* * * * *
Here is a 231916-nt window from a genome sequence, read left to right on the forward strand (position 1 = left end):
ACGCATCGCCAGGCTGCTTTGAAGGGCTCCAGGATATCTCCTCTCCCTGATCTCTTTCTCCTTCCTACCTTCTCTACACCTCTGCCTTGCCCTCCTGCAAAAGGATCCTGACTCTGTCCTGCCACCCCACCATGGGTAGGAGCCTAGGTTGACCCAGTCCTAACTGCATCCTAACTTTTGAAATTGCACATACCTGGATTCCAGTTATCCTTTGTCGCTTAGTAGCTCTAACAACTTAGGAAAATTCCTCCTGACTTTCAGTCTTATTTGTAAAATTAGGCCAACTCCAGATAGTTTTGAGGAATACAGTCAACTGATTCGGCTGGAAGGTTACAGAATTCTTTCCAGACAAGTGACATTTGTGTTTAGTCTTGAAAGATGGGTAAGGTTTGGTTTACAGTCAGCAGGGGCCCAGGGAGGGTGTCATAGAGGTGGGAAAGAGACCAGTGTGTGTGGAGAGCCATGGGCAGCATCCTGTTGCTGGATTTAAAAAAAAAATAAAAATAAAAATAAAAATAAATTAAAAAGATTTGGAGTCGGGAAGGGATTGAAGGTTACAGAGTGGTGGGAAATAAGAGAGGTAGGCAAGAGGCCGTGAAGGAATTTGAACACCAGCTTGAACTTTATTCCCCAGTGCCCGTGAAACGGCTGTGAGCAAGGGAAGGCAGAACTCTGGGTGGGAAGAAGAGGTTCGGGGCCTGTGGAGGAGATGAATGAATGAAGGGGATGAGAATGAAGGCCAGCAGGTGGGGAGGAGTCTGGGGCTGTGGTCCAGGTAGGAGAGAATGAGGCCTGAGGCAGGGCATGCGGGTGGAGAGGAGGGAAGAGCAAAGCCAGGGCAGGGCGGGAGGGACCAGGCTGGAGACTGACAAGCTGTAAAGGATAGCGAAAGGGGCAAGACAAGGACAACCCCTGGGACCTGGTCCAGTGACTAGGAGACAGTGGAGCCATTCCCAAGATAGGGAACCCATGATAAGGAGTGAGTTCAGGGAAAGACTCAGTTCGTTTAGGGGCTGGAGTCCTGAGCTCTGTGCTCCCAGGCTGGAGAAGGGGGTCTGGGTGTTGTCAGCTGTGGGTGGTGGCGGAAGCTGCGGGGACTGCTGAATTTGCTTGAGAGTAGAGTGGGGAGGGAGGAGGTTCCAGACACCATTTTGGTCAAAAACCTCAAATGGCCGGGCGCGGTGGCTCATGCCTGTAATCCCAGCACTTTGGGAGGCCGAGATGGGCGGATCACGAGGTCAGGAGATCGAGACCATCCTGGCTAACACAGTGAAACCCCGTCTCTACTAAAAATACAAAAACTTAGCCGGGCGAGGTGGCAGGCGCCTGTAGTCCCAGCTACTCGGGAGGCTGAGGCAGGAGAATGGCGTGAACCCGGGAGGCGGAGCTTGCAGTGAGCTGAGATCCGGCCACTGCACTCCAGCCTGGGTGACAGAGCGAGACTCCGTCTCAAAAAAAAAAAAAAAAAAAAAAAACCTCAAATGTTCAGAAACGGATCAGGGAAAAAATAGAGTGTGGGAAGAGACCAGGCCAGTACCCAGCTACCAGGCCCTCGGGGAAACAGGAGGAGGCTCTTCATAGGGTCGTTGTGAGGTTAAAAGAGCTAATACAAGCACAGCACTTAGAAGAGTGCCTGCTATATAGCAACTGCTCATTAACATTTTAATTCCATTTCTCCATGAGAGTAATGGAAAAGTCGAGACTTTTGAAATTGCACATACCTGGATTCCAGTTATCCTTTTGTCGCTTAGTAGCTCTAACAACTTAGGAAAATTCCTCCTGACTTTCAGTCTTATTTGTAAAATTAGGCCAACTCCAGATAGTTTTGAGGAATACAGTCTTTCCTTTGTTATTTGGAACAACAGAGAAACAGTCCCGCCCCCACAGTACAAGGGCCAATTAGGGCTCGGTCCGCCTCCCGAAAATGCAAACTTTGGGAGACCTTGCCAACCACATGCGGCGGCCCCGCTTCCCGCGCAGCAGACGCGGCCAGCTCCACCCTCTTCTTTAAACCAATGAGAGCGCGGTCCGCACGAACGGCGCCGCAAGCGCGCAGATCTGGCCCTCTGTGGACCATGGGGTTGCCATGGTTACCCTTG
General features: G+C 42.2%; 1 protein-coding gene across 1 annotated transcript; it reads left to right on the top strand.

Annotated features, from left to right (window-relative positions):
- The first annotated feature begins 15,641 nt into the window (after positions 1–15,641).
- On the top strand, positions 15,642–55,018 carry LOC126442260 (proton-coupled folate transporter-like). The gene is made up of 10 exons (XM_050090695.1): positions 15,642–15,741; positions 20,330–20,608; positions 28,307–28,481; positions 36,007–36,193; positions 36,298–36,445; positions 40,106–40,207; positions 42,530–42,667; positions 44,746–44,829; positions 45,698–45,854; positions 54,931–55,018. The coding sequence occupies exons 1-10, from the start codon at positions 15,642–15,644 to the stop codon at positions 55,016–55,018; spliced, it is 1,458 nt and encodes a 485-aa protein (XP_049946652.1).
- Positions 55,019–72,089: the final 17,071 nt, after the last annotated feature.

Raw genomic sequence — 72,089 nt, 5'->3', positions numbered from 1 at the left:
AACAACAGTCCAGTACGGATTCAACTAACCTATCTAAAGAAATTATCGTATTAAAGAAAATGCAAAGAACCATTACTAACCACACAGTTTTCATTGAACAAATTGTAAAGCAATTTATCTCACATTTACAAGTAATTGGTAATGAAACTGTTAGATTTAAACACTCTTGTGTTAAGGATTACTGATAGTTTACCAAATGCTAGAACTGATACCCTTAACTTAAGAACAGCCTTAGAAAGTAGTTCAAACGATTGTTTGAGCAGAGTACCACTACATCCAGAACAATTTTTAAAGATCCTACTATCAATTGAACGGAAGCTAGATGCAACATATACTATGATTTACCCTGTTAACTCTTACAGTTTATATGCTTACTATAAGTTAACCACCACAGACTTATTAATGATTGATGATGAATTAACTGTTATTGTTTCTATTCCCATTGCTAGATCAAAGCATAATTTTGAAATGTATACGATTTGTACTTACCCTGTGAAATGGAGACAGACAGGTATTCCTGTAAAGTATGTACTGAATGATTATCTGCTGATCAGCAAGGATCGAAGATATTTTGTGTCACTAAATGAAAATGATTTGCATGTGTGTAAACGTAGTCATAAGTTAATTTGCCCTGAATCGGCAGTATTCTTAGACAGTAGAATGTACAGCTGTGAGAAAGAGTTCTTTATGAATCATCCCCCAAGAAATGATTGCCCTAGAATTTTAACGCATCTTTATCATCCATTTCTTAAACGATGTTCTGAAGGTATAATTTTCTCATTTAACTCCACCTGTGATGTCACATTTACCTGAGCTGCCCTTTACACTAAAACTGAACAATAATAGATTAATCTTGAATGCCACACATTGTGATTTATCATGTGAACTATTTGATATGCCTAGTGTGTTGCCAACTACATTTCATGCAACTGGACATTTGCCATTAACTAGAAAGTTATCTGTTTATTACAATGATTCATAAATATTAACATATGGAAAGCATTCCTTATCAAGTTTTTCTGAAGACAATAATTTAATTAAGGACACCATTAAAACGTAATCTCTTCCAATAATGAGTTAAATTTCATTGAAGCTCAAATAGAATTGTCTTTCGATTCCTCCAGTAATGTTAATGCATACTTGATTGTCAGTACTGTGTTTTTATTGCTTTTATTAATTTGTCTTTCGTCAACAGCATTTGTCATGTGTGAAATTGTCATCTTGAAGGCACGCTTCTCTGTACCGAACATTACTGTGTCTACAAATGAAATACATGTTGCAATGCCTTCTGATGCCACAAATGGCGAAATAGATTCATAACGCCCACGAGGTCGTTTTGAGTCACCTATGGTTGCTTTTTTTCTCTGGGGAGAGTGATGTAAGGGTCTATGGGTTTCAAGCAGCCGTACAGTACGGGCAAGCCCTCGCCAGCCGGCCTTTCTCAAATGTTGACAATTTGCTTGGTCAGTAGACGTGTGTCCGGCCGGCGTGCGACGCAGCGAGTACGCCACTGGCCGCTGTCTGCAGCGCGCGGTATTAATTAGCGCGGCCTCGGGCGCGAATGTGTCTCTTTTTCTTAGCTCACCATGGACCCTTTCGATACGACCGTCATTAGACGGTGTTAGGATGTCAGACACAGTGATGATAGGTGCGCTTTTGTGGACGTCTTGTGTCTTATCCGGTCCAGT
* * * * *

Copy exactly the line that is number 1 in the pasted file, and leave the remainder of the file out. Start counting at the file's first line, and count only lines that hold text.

Here is a 231916-nt window from a genome sequence, read left to right on the forward strand (position 1 = left end):